Post by matjen » Fri Jan 27, 2017 9:51 am

Thanks for the updates Larry. Much appreciated.
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Re: QSPIX - thoughts on interesting fund

Post by Angst » Fri Jan 27, 2017 8:37 pm

larryswedroe wrote:Hope this is helpful

Having sat in on the quarterly call on QSPRX, I thought a short summary might be helpful. Keep in mind the fund has many positions. Basically the fund had a small loss because MOM was -11%, offsetting the large gain from value which was +8%, Carry was positive I think about 3% and defensive was a small loss. Remember each is across multiple asset classes. MOM was negative because of several turns in market from risk on to risk off, as examples are the highly negative start to the year, then reversal, then Brexit, and then post Trump.

We would expect the fund to have negative returns about 1/3 of the years and this was barely negative.

Hope that helps
Larry
Understand that QSPRX is simply the advisor version of QSPIX and QSPNX. It's all essentially the same, plus .1% to the ER for QSPIX and +.35% for QSPNX

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Re: QSPIX - thoughts on interesting fund

Post by matjen » Mon Jan 30, 2017 6:31 pm

Days like today is one of the reasons many of us love us some QSPIX. :D

Image
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Re: QSPIX - thoughts on interesting fund

Post by larryswedroe » Mon Jan 30, 2017 6:37 pm

matjen
Let's not hope for too many more of those type days (:-))
Larry

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Re: QSPIX - thoughts on interesting fund

Post by matjen » Mon Jan 30, 2017 6:42 pm

larryswedroe wrote:matjen
Let's not hope for too many more of those type days (:-))
Larry
Crud! I forgot I am 7% QSPIX and not 70% ;-)
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Re: QSPIX - thoughts on interesting fund

Post by Lieutenant.Columbo » Sun Jul 16, 2017 7:18 pm

matjen wrote:
larryswedroe wrote:matjen
Let's not hope for too many more of those type days (:-))
Larry
Crud! I forgot I am 7% QSPIX and not 70% ;-)
matjen, does it seem like you'll be sticking to "7% in QSPIX" for the long run? thanks
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Re: QSPIX - thoughts on interesting fund

Post by matjen » Sun Jul 16, 2017 7:50 pm

Lieutenant.Columbo wrote:
matjen wrote:
larryswedroe wrote:matjen
Let's not hope for too many more of those type days (:-))
Larry
Crud! I forgot I am 7% QSPIX and not 70% ;-)
matjen, does it seem like you'll be sticking to "7% in QSPIX" for the long run? thanks
I haven't sold any QSPIX but the market run up has moved me closer to 6% now. I'll stick with that and I have some of Stone Ridge's LENDX and will likely add some SRRIX. Perhaps 10-15% between the three.
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Re: QSPIX - thoughts on interesting fund

Post by zaboomafoozarg » Sun Jul 16, 2017 8:07 pm

matjen wrote:I haven't sold any QSPIX but the market run up has moved me closer to 6% now. I'll stick with that and I have some of Stone Ridge's LENDX and will likely add some SRRIX. Perhaps 10-15% between the three.
I assume you have to have an advisor to buy SRRIX?

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Re: QSPIX - thoughts on interesting fund

Post by matjen » Sun Jul 16, 2017 8:20 pm

zaboomafoozarg wrote:
matjen wrote:I haven't sold any QSPIX but the market run up has moved me closer to 6% now. I'll stick with that and I have some of Stone Ridge's LENDX and will likely add some SRRIX. Perhaps 10-15% between the three.
I assume you have to have an advisor to buy SRRIX?
That is my understanding. On the recent alternatives thread from Grap there is info on the inexpensive way to get that access if one desires. I don't know if there is an account size minimum but if you have a small account then the 1K doesn't make sense anyways.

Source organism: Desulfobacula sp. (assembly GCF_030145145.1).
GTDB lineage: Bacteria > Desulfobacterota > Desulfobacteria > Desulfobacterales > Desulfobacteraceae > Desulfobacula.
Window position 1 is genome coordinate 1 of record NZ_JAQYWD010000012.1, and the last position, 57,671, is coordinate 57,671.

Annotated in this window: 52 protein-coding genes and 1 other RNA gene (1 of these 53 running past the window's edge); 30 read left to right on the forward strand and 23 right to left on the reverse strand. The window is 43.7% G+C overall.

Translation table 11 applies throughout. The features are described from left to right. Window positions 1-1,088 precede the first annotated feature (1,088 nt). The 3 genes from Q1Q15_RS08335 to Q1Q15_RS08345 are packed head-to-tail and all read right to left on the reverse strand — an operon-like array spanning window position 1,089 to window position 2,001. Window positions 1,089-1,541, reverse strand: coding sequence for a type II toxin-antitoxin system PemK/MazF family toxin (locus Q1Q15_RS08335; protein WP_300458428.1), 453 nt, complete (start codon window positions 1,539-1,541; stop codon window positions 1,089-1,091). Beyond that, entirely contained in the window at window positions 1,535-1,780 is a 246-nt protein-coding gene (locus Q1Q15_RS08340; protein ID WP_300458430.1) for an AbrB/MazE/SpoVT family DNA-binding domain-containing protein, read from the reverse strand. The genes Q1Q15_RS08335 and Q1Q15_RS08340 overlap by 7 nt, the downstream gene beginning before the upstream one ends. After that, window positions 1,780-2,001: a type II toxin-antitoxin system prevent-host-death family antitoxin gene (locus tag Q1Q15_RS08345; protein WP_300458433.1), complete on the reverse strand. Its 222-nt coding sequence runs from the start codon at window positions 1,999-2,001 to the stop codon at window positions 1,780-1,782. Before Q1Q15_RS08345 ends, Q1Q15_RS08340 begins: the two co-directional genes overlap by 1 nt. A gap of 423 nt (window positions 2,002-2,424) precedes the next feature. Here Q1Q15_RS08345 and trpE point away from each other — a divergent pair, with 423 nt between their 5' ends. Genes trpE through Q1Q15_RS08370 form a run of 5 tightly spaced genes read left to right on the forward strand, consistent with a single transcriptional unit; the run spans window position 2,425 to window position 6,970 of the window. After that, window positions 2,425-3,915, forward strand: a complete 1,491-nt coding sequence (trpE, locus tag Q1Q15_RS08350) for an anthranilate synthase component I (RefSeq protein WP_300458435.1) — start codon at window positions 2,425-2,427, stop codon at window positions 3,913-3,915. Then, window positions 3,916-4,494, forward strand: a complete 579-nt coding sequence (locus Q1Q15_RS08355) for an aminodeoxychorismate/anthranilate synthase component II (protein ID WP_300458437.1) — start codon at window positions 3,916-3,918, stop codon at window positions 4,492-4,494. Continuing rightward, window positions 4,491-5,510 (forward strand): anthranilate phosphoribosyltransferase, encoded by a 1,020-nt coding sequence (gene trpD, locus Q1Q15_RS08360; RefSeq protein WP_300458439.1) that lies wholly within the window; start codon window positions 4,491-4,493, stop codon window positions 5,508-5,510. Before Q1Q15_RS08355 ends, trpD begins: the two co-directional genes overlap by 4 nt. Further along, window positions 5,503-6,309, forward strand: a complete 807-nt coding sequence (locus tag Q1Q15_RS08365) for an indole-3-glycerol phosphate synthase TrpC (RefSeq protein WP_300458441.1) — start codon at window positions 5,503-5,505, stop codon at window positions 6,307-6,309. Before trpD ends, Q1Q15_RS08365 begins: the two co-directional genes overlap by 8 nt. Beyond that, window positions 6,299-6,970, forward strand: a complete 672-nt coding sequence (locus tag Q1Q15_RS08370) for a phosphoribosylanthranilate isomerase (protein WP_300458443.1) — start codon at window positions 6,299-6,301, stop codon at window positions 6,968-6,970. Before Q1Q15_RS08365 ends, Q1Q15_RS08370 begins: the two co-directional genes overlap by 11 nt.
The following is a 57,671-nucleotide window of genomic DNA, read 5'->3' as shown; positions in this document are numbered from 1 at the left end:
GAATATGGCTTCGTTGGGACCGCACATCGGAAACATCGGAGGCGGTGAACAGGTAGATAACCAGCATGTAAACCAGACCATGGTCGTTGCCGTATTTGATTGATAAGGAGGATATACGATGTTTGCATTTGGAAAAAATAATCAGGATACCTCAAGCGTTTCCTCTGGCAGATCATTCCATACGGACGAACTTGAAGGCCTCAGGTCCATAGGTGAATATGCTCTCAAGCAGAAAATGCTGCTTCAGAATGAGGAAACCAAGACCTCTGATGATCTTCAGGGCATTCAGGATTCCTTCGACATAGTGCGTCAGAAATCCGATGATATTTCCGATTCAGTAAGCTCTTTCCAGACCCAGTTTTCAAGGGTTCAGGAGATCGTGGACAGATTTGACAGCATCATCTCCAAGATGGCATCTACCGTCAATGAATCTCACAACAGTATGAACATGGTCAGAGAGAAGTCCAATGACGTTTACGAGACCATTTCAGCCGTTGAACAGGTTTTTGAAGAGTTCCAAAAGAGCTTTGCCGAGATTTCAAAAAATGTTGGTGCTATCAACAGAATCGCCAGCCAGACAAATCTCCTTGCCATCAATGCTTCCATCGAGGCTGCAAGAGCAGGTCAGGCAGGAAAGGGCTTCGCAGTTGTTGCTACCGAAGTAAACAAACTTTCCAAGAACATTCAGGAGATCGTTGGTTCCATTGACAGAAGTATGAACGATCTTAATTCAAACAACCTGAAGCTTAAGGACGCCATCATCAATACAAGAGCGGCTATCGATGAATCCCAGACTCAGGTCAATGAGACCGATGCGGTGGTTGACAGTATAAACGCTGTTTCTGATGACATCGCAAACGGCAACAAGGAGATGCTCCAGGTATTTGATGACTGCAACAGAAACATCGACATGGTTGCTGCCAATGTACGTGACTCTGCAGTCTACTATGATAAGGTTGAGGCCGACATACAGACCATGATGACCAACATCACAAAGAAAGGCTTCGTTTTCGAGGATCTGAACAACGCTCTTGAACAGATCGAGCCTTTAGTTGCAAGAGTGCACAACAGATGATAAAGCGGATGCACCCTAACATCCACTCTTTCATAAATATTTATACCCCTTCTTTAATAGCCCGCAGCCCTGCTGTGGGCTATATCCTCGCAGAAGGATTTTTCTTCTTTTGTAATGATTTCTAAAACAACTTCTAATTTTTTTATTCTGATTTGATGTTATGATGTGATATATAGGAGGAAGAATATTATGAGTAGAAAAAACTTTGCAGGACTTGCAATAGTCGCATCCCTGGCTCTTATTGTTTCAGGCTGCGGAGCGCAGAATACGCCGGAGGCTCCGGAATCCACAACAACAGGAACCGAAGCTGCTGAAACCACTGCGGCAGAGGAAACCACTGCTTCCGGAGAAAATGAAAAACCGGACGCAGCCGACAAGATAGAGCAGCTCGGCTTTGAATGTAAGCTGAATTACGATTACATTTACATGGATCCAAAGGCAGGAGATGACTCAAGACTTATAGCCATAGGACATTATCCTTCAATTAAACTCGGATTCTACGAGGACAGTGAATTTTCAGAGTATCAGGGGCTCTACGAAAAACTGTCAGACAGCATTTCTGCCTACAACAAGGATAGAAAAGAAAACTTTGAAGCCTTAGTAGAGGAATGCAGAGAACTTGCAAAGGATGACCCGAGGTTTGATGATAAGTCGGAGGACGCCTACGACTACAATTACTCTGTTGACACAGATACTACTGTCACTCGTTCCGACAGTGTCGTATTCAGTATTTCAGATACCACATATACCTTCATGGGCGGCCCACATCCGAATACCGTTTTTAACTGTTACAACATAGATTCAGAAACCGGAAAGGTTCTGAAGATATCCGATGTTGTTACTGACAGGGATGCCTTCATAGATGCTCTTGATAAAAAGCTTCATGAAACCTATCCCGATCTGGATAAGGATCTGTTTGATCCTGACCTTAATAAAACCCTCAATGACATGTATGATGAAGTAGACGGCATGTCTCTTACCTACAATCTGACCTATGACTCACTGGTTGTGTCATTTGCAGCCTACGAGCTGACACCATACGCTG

viewtopic.php?f=10&t=222780&newpost=3452133#p3439570
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Re: QSPIX - thoughts on interesting fund

Post by nedsaid » Mon Feb 05, 2018 9:21 pm

How has this fund been performing during the recent downdraft? You would expect this environment would be where these kind of funds would really shine. At least today on February 5, 2018, the fund fell 0.56% when the general stock market was down about 4%. Bonds were up today.
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Re: QSPIX - thoughts on interesting fund

Post by matjen » Mon Feb 05, 2018 9:37 pm

nedsaid wrote:
Mon Feb 05, 2018 9:21 pm
How has this fund been performing during the recent downdraft? You would expect this environment would be where these kind of funds would really shine. At least today on February 5, 2018, the fund fell 0.56% when the general stock market was down about 4%. Bonds were up today.
Here are the last 10 days. I compared to Vanguard's Market Neutral, Total World, and Total Bond. Total World didn't include today for some reason so obviously much, much worse. If I start on the 28th then Total Bond ekes ahead of QSPIX by $14.

Image

EDIT:

Here is the same chart with Total Market instead of Total World since it does include today. I expect Total World to be a bit worse.

Image
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Re: QSPIX - thoughts on interesting fund

Post by nedsaid » Tue Feb 06, 2018 9:35 pm

So it looks like QSPIX acted pretty much like bonds during this period of market turbulence. Probably some people were fantasizing that this fund would shoot straight up. My guess is that it is doing about what it is designed to do. The question is, is this a better diversifier than plain old bonds? Thanks Matjen for the charts.
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Re: QSPIX - thoughts on interesting fund

Post by triceratop » Tue Feb 06, 2018 9:37 pm

nedsaid wrote:
Tue Feb 06, 2018 9:35 pm
So it looks like QSPIX acted pretty much like bonds during this period of market turbulence. Probably some people were fantasizing that this fund would shoot straight up. My guess is that it is doing about what it is designed to do. The question is, is this a better diversifier than plain old bonds? Thanks Matjen for the charts.